Harmeet Dhillon, the firm’s managing partner, is a national Republican committeewoman from California. She has helmed litigation related to other conservative causes including pushing back on policies that shut down schools, churches and businesses during the Covid pandemic. Dhillon has also been critical of previous select committee and Justice Department grand jury subpoenas to her other clients.
A spokesperson for the select committee declined to comment.
The committee’s vice chair, Rep. Liz Cheney (R-Wyo.), indicated that the subpoena would demand Trump’s testimony and also relevant documents about his involvement in the events that preceded the Jan. 6 attack by a pro-Trump mob on the Capitol. Among the remaining questions is when and how it will be delivered.
“I think we have made it clear … [the subpoena] will be coming,” panel member Rep. Adam Kinzinger (R-Ill.) said Wednesday evening on CNN. “Nothing’s changed on that front. And we will see where we go from here.”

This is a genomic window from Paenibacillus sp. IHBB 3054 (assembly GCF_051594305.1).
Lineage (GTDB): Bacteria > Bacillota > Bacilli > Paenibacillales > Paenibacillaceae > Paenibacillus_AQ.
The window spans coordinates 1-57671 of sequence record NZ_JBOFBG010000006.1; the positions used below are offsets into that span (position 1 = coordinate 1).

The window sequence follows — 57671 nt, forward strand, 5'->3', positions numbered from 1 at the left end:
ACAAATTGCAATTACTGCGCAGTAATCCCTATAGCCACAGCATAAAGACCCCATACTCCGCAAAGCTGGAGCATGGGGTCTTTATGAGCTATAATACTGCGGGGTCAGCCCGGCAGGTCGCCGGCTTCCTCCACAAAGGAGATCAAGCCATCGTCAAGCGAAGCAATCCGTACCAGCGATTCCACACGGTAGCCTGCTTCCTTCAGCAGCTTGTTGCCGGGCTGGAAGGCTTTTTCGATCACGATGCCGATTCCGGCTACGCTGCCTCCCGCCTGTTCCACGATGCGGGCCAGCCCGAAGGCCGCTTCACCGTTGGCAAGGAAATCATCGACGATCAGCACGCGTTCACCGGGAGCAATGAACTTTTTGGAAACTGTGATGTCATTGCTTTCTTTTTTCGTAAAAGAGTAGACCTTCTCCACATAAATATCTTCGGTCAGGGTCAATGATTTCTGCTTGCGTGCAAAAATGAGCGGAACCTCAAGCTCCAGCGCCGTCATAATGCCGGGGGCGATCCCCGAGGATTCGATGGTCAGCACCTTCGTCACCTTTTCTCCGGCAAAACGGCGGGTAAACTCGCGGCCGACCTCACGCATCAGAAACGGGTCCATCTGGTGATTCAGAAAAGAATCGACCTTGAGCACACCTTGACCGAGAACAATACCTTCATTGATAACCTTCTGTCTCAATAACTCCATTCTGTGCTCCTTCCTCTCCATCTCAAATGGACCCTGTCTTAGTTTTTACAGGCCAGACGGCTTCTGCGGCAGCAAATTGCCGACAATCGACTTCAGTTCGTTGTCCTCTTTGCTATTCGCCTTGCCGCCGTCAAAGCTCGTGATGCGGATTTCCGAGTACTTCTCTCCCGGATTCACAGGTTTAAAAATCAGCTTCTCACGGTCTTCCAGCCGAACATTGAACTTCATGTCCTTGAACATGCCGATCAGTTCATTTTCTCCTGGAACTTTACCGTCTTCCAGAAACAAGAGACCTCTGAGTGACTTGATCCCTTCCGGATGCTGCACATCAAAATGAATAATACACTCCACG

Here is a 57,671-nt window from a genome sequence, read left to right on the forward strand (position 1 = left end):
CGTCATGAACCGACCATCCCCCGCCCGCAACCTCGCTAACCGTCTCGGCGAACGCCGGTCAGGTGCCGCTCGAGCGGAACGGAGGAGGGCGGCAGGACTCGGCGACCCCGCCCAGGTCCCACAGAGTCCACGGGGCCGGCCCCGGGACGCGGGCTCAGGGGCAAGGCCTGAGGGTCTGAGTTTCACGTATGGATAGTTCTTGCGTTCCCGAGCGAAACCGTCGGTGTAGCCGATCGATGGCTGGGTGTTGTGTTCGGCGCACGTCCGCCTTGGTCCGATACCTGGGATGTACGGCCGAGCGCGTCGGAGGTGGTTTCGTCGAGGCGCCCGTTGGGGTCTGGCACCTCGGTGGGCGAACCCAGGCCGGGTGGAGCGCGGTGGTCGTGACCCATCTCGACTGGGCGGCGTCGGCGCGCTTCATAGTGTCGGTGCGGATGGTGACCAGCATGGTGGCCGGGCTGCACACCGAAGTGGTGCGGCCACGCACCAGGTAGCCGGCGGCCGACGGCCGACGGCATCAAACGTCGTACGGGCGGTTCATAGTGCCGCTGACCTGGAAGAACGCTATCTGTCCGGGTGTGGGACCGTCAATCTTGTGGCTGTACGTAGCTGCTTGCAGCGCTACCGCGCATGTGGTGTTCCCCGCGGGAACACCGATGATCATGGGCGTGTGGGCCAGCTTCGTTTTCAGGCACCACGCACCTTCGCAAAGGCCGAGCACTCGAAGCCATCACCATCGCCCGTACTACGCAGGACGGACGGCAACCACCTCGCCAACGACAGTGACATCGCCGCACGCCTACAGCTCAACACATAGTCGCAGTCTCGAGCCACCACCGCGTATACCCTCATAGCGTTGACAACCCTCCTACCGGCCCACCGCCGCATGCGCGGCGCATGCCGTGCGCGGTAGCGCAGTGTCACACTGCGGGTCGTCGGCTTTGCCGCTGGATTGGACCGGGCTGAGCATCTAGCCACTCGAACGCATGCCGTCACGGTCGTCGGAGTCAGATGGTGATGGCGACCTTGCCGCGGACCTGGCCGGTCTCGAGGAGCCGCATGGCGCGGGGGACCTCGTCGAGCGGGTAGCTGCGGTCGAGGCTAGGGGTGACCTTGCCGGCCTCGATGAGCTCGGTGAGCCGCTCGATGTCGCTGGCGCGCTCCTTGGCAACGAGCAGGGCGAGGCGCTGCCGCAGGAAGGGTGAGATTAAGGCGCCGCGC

The committee has spent recent months detailing its case that Trump is singularly responsible for the violence that occurred that day, fomenting his supporters’ fury by stoking false claims of election fraud and engineering multiple efforts to subvert Joe Biden’s victory and disrupt the transfer of power.
While Trump has publicly flirted with the prospect of voluntarily appearing before the select committee, it is unlikely that the panel could force him to appear if he opts to challenge their subpoena. Only one former president has been subpoenaed by lawmakers in the last 150 years. That was Harry Truman in 1953, and he declined to appear, citing a potential encroachment on the separation of powers.
Any litigation over the issue could take years to resolve, and the select committee is set to dissolve by Jan. 3, 2023 when the current Congress ends.